- On coffee: Now, at my US home, I’m used to buying one half pound per week at a local small specialty store. Then grinding my beans every morning and using a simple drip machine. I found a drip maker in my apt and a maker using the (filter free) French Press Method. I just found out about this method watching a Modern Marvels episode on coffee while using the on demand feature of the Airbus I rode in on! When I was out, I would just order café, which we call espresso.
After breakfast, I headed to find a wine shop I had scouted out. I just wanted to have a bottle around. By now, you probably know what steps were taken - Short ones to the Metro, a couple stops, another short walk to #30 Rue Folie Mericourt; Cave l’Insolite. I was greeted warmly and offered a taste of wine. Moments of my poor French, his poor English and I inquired about the owner Michel (who I knew spoke English well); was told he was upstairs. A quick thought – it would be an insult to insist on Michel helping me, especially since I was not about to spend a great deal. With enough wine knowledge in common, I was able to make an educated guess and I returned home to leave my little treasure.
Then it was out again to walk the “Buttes-aux-Cailles” in the 13e. I basically followed directions in the “Eyewitness Travel Paris” book, which had eight 90 minute walks detailed nicely. This is a lovely village on a hill which reminds some of Gene Kelly’s Paris from “Singing in the Rain”. The walk takes you quickly, from the bustling Boulevard of modern Paris into quiet of charming, narrow cobbled streets and the architecture of another time with their old-fashioned street lamps. More Buttes-aux-Cailles pics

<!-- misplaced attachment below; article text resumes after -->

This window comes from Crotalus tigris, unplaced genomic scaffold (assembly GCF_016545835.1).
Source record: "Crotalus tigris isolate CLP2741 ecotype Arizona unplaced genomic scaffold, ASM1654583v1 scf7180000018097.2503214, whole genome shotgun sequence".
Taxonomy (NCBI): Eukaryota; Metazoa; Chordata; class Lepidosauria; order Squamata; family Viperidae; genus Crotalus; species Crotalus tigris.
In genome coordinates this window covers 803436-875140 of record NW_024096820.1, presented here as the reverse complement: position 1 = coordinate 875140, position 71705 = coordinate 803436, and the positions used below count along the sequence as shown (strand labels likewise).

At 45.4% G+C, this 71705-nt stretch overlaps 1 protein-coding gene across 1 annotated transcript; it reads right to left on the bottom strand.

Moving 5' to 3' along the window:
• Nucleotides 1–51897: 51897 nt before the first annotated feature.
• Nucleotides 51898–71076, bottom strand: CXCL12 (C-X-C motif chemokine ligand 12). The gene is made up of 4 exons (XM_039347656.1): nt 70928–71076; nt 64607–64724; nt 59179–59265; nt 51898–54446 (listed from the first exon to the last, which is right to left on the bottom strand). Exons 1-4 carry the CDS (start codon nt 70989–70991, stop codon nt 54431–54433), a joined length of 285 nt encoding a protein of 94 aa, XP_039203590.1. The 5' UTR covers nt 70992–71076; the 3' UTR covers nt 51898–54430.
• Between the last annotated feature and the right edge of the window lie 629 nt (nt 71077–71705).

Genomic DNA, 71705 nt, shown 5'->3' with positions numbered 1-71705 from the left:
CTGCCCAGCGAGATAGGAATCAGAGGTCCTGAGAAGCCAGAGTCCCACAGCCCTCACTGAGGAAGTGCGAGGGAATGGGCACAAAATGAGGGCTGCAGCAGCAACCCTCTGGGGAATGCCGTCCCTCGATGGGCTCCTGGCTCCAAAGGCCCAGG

There were many small shops and restaurants that were closed (discovered it was much more active in the evening). In a small square, I was took some pictures of what I later found out to be a “Wallace fountain”
- On Wallace fountains and Paris water:
- Wallace fountains are public drinking fountains designed by Charles-Auguste Lebourg that appear in the form of small cast-iron sculptures scattered throughout the city, mainly along the most-frequented sidewalks. They are named after the Englishman Richard Wallace, who financed their construction. A great aesthetic success, they are recognized worldwide as one of the symbols of Paris. – Wikipedia
- Paris tap water tastes great and I never felt I needed bottled water. When I was out I just asked for “carafe d’eau”. I did not get to see the Wallace fountains in action. They are turned on when the weather is warmer.
After walking for quite awhile, I felt like a little something to eat. A Teahouse was on my list; they were closed. Now, I had read such good things about this Teahouse (the owner had her own blog), but it would have been somewhat dark and away from the street. I found a little café with lots of windows on a fairly busy square. Great people watching while I sipped thé and nibbled on my sandwich of saucisson. Again refreshed, I went to looking for a Monoprix or other stores and perhaps some clothes shopping.
- On clothes shopping: Not that I needed anything new, but I felt most clothing here seemed the same and I thought it might be fun to get something with a different style. Good news: some fun interesting things. Bad news: everything, including used items are outrageously expensive – scratch that idea, but it was fun looking!